Rot and Recall: What’s Going on in Denver’s Dispensaries?
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Local dispensaries in Denver made headlines at the close of 2019, but not for the best reasons. Reports claimed that 80 percent of yeast and mold tests carried out by city officials on cannabis products had failed.
But was this really an accurate representation of what happened in Colorado’s cannabis sector? And if not, what is actually going on in Denver dispensaries?
The City of Denver’s random inspections
On August 19, the City of Denver issued a notice to all licensed cannabis dispensaries in the city, making them aware that investigators from the Denver Department of Public Health & Environment (DDPHE) would soon begin a random testing drive in order to “evaluate contaminants in products on store shelves.”
“Each sample will be tested for pesticides and total yeast and mold by a state- and ISO-certified marijuana testing facility,” the announcement stated.
Then, in late October, a report appeared in the regional Denver publication Westword. The article stated that, while the official write-up of the test results was still months away from official release, Westword had learned that 20 of the 25 dispensary inspection reports had least one quarantine order, which was reported as an 80 percent failure rate.
“Each of those disciplinary actions was tied to plant matter testing above the maximum allowed for total yeast and mold,” the Westword article read.
Total yeast and mold tests are used in cannabis testing to detect the presence of harmful molds and fungi, which, if left untreated, can begin to produce chemical mycotoxins that are harmful to human health. Particularly dangerous are the aflatoxins, a type of mycotoxin produced by aspergillus fungi species, which are strongly carcinogenic. Acute aflatoxin exposure can be fatal in large doses, as the aflatoxin attacks the liver and causes the organ to fail.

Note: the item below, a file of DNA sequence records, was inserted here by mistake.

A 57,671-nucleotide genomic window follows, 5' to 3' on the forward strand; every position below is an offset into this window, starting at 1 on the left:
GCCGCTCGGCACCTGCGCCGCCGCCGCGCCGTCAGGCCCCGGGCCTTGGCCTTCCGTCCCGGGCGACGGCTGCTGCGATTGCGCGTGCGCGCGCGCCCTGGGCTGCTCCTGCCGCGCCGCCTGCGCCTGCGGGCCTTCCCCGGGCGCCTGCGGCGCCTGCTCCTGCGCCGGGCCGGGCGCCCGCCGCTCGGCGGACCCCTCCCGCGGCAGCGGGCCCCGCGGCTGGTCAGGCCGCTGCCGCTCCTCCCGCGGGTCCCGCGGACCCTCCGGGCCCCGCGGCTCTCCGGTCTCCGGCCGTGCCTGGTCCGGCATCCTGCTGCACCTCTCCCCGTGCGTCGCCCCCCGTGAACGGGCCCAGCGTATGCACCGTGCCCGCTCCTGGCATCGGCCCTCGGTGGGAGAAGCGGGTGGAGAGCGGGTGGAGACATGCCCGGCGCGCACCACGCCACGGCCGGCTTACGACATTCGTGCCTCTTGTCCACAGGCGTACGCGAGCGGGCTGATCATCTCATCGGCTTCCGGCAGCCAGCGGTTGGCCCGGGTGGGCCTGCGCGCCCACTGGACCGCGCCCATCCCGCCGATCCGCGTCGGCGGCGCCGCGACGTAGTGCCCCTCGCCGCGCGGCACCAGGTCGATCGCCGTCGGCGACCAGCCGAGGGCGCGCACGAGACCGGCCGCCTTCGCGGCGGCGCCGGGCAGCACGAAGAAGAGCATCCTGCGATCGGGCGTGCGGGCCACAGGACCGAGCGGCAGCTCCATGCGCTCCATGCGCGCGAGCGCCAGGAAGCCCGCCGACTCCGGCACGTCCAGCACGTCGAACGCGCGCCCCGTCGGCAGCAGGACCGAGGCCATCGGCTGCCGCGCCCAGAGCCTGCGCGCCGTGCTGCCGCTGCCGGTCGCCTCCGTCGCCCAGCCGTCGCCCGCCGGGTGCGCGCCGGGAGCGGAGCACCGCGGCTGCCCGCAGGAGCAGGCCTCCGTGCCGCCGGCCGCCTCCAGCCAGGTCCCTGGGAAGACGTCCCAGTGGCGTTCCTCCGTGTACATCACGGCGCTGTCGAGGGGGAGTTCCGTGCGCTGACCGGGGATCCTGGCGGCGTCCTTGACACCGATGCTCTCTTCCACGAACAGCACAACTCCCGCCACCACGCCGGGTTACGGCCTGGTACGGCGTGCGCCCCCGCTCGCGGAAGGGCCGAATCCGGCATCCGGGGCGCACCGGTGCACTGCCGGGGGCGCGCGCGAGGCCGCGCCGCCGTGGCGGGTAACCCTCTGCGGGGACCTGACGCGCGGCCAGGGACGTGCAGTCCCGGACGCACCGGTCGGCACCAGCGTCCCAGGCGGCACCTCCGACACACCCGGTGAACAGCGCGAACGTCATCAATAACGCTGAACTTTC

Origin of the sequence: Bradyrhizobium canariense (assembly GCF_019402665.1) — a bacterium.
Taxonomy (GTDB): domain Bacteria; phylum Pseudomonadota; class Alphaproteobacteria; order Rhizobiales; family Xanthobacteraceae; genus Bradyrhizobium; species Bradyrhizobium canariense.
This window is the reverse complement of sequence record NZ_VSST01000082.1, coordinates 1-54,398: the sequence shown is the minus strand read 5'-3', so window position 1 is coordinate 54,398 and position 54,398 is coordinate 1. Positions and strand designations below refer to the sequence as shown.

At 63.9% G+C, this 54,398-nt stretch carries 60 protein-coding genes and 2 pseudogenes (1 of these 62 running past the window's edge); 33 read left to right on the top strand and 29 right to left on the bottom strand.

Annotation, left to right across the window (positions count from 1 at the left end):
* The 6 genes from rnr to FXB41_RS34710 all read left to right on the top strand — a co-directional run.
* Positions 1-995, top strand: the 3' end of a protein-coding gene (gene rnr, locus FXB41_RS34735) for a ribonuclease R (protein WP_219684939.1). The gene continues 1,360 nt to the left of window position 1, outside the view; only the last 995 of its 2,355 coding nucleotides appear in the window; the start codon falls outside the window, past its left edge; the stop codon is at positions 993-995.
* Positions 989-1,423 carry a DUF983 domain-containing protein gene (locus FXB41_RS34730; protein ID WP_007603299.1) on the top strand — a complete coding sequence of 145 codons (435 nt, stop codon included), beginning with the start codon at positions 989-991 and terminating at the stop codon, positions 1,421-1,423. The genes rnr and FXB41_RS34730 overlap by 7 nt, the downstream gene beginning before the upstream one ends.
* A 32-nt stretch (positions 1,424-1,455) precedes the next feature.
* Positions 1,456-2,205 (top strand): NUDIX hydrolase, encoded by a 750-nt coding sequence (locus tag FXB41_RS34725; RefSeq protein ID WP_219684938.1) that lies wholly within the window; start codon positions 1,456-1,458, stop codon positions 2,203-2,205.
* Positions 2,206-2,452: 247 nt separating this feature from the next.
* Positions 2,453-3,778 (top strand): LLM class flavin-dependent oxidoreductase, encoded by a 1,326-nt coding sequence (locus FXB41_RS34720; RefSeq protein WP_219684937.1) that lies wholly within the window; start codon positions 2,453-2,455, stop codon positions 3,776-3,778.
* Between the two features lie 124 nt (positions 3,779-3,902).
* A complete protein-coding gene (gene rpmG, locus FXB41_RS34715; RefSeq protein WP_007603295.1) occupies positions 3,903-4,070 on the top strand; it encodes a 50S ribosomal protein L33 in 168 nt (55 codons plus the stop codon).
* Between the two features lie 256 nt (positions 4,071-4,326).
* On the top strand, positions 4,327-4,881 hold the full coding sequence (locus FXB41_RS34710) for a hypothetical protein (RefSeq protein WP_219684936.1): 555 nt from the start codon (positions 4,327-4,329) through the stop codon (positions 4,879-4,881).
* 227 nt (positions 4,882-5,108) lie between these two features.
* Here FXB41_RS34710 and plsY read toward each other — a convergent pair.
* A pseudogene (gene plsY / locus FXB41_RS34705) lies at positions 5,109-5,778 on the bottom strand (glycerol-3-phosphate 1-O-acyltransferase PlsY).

As a result of these potential health risks, it has become commonplace for states with legal cannabis to make total yeast and mold, or other similar tests for microbial contaminants, a mandatory part of the state cannabis testing regimen.
“We want to catch any product that's got contaminants in it via pesticides, molds, or mycotoxins – whatever it is, we want to catch that,” Richard Pruckler, a supervisor for the DDPHE, told Analytical Cannabis. “And that’s really the point of these interventions and recalls.”
“When we identify potential contaminants, we're trying to look to a science-based thought process,” he explained. “Pesticides, whether you consume them via eating or inhalation, we know there are potential public health risks. It's the same thing for total yeast and mold.”
So, did 80 percent of samples really fail?
Since the publishing of the original Westword article, the “80 percent failure rate” has been bandied about frequently in discussions over Denver’s cannabis system.
Over time, this morphed into a report that “80 percent of products tested” failed the city’s total yeast and old tests, when actually 80 percent of dispensaries recorded at least one failure out of the many products tested at each location.
“Based upon what [the DDPHE] have shared publicly, they sampled a total of 150 samples of three different product types,” Heather Krug, state marijuana laboratory sciences program manager at the Colorado Laboratory Services Division, told Analytical Cannabis.
“They did pre-rolls, shake and trim, and flower. They took two samples of each of those matrix types from 25 different dispensaries in the metro area, and then they had those tested for pesticide residues and total yeast and mold.”